CHIRON was a Marie-Curie EU-funded project providing research training fellowships at institutions throughout Europe for graduates wishing to start a research career in the field of IT applications to the research, conservation, and presentation of tangible Cultural Heritage. Each project consisted of a joint training program and individual research carried out by fellows within a co-ordinated framework at participating partner institution. CHIRON had a duration of four years (December 2004 - December 2008) with an overall budget of about 2 300 000 Euro.
The University of Brighton’s role in CHIRON
The CHIRON project will run over four years at the University of Brighton. The main research concern is examining the technological and economic challenge of cultural heritage and technology covering areas such as:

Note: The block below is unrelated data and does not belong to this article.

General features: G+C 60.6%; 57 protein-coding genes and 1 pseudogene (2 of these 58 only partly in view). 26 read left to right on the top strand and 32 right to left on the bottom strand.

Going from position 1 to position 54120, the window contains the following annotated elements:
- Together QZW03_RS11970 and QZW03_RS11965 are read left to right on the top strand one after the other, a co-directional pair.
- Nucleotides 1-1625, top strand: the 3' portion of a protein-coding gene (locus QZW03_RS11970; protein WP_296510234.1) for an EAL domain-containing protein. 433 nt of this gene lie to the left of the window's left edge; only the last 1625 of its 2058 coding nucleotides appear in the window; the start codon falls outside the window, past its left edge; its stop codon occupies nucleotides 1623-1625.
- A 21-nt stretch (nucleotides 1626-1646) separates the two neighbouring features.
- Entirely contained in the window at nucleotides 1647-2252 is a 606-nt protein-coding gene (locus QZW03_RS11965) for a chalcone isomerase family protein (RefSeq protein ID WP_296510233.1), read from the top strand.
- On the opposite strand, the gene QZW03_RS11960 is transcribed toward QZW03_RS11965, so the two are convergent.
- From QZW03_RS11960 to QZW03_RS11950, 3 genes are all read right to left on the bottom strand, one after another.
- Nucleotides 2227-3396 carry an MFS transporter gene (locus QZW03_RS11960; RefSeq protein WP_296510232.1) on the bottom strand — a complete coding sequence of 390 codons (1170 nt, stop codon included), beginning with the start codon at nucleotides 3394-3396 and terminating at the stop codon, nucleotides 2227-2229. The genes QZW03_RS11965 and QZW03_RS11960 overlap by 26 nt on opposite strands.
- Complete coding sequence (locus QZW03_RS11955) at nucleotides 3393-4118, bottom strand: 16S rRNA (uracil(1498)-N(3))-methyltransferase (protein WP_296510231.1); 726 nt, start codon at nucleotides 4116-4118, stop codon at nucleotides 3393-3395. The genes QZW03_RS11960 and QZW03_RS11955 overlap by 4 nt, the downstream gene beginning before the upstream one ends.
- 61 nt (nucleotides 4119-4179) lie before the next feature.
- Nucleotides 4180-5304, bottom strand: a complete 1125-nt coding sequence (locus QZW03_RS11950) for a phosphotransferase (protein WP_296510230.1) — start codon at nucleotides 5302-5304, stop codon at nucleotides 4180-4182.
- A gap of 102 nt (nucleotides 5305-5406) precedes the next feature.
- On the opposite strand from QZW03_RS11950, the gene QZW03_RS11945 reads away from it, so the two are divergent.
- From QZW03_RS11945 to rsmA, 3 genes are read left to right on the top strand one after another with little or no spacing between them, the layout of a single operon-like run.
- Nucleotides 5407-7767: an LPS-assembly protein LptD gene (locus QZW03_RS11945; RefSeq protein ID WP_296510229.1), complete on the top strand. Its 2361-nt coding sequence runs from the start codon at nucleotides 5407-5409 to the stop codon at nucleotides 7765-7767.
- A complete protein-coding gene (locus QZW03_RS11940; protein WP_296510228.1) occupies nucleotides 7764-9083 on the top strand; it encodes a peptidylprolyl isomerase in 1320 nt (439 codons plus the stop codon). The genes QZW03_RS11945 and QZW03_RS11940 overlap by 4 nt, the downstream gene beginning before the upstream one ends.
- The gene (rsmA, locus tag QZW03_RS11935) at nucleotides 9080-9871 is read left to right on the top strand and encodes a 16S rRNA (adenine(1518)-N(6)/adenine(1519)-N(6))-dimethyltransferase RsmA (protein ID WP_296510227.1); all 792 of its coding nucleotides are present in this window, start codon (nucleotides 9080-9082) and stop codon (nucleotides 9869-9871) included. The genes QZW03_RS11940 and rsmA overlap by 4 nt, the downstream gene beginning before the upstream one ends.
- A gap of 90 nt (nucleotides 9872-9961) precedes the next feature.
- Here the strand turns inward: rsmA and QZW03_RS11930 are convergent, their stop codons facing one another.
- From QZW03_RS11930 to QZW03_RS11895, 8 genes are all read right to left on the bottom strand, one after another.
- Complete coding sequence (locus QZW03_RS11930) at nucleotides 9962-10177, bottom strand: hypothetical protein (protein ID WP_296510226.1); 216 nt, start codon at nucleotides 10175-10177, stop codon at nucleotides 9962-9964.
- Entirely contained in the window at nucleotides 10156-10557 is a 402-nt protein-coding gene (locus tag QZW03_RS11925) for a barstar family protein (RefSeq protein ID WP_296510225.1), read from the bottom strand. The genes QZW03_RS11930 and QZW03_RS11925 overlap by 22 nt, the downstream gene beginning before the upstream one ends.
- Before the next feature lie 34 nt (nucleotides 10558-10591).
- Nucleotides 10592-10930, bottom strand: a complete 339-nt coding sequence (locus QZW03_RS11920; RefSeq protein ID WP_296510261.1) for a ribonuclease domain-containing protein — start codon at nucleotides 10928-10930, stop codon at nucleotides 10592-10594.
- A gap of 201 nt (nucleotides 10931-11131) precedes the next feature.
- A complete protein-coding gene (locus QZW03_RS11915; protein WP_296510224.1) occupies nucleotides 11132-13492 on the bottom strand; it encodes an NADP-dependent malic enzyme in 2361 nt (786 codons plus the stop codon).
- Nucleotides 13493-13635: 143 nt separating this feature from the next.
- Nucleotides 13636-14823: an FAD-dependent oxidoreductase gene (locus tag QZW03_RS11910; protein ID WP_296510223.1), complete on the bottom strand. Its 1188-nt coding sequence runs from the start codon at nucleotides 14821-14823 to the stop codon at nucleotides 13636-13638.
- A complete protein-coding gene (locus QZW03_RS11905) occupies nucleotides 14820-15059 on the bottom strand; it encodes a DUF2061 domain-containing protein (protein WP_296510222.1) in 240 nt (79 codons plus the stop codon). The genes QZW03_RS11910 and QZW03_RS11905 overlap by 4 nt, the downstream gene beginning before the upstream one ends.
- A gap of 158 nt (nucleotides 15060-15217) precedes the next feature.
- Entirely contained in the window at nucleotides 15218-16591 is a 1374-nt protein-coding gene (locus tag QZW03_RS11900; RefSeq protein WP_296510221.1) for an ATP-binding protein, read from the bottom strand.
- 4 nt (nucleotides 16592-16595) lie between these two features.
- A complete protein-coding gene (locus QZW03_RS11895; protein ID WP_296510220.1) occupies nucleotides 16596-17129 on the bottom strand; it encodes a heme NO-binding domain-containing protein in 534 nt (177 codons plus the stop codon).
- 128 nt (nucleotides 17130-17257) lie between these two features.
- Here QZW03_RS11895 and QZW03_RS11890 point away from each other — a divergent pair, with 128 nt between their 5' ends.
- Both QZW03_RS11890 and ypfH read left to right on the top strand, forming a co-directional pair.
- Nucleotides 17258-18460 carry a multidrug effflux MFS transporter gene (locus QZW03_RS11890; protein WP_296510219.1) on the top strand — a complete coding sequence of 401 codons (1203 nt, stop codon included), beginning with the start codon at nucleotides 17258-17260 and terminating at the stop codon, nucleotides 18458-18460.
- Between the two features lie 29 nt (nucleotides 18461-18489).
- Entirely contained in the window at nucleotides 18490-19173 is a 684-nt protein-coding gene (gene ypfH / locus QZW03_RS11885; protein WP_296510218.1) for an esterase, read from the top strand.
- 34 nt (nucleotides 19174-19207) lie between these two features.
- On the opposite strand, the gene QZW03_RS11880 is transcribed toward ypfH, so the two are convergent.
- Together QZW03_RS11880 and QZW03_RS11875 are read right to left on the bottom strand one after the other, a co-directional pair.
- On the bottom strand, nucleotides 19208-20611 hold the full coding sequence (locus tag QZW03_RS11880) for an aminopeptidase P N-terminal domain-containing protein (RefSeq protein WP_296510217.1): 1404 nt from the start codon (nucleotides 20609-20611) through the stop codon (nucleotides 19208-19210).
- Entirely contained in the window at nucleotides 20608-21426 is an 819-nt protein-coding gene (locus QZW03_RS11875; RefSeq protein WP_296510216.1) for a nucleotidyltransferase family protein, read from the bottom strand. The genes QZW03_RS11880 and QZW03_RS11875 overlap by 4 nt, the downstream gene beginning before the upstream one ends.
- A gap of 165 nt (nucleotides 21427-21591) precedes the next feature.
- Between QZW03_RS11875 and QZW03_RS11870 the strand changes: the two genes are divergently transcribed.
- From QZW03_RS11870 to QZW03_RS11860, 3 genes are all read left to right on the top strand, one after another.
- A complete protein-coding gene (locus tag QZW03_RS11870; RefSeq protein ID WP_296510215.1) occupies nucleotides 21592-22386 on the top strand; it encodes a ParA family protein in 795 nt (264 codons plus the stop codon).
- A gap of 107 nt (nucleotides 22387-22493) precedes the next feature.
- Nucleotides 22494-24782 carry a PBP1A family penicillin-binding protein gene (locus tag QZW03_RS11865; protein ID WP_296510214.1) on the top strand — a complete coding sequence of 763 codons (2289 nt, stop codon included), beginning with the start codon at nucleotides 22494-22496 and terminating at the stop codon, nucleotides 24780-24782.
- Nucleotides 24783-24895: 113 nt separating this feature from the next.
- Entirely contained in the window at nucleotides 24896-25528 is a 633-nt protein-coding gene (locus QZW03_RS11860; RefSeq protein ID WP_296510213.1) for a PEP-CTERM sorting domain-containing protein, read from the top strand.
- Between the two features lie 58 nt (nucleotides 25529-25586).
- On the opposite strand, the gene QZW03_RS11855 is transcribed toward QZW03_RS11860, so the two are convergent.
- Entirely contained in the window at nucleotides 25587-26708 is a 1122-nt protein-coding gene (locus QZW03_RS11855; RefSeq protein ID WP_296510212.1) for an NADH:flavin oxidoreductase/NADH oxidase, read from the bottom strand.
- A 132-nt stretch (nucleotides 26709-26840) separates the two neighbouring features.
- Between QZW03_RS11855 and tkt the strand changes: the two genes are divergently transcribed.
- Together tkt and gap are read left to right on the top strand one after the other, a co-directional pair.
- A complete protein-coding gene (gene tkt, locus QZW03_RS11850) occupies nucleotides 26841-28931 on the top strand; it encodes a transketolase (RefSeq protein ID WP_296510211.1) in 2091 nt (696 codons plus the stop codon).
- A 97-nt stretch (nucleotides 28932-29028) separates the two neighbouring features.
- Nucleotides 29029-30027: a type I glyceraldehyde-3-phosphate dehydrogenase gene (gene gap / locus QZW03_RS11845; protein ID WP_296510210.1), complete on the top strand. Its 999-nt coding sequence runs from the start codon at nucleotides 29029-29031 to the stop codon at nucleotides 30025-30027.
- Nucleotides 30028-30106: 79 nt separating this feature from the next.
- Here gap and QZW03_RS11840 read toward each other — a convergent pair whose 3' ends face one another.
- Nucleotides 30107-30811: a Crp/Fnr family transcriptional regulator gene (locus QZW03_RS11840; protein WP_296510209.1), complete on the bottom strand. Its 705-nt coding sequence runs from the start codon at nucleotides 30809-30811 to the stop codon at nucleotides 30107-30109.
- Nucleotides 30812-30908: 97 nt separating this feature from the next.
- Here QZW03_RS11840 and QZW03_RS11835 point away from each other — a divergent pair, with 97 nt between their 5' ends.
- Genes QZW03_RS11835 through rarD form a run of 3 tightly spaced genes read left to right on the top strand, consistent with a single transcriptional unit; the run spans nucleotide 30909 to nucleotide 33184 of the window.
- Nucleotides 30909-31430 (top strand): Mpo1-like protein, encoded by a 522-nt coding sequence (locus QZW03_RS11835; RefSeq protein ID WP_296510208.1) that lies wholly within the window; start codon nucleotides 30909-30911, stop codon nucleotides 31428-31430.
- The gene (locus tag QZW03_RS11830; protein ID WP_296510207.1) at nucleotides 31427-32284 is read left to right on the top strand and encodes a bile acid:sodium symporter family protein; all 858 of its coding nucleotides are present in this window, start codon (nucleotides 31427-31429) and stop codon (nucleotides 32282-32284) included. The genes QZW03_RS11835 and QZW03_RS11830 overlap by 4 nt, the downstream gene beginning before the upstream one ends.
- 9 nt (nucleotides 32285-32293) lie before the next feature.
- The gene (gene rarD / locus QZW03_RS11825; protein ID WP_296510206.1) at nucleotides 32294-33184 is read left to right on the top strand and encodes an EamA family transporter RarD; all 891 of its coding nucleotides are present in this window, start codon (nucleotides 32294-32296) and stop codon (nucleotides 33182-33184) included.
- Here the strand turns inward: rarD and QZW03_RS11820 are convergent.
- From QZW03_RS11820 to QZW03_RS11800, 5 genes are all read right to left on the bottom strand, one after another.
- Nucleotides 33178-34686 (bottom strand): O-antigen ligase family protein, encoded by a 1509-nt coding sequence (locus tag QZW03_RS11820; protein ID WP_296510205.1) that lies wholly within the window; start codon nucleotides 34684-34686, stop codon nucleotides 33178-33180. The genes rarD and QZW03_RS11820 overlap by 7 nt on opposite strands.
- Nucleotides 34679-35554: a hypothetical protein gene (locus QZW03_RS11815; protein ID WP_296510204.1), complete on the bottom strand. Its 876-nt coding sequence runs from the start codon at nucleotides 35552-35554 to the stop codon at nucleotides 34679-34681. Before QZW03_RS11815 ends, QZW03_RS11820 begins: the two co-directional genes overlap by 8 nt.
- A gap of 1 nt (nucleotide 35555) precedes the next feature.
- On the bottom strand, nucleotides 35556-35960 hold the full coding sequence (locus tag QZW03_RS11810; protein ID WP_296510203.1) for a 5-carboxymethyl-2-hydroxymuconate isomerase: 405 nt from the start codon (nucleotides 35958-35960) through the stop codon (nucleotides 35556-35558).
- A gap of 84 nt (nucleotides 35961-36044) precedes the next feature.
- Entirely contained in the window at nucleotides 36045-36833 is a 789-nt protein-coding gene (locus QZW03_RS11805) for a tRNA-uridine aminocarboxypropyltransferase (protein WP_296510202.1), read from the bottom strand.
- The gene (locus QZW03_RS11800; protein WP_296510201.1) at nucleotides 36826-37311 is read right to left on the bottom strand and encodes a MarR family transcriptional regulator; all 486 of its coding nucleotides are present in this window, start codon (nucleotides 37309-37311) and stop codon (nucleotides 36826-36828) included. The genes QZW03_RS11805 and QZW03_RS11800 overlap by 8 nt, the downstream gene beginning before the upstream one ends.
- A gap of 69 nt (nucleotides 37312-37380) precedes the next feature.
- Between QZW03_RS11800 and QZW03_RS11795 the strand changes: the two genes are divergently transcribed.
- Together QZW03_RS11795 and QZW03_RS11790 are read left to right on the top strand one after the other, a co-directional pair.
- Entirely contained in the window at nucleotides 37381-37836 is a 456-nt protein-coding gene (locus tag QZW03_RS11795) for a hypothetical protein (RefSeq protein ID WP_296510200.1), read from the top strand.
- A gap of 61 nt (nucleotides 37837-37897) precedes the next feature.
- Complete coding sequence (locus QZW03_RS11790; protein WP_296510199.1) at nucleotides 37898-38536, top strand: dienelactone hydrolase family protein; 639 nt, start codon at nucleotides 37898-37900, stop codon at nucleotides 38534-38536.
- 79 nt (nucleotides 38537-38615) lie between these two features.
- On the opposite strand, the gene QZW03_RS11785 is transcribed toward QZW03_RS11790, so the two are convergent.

• 3D modeling and real-time visualization
• Interactive digital TV and multimedia production
• Usability studies and Human Computer Interfaces
• Cultural tourism and sustainability
• Socio-economic impact of Cultural Heritage through monuments sites and museums
• Business Innovation in Cultural Heritage
Fellows under the scheme:
Mia was a research fellow at the University of Brighton. Her research and practice is examining the complexities surrounding intercultural interpretations of virtual heritage in museums. She was also working as an interaction designer on collaborative website/exhibition 'Retracing Barth'. Her background is in communication design and she completed BCI (Honours) from Queensland University of Technology. Mia previously worked within the Virtual Heritage program at the Australasian CRC for Interaction Design (ACID) on the Australian Indigenous project 'Digital Songlines'. Her research is driven towards examining the sociocultural implications of ICTs for humanity.